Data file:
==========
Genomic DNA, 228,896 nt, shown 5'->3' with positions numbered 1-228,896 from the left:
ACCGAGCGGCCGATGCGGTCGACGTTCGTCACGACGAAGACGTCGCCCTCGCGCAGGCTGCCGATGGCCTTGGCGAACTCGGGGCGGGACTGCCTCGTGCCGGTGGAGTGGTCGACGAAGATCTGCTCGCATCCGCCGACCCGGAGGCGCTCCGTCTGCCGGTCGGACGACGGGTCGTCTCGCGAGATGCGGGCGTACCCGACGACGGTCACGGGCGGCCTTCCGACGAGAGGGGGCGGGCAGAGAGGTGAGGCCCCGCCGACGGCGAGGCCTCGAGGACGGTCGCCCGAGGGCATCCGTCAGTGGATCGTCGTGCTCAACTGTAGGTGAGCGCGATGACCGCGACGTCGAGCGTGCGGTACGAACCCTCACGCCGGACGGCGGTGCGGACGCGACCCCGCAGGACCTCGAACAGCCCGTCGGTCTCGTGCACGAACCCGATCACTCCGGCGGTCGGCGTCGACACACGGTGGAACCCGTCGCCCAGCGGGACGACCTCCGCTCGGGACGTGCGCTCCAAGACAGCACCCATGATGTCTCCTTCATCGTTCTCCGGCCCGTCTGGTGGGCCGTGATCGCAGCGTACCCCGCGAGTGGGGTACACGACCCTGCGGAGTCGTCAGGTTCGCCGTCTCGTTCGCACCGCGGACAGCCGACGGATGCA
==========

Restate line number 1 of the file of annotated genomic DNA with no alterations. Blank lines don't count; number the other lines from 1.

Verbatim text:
Genomic DNA, 228,896 nt, shown 5'->3' with positions numbered 1-228,896 from the left: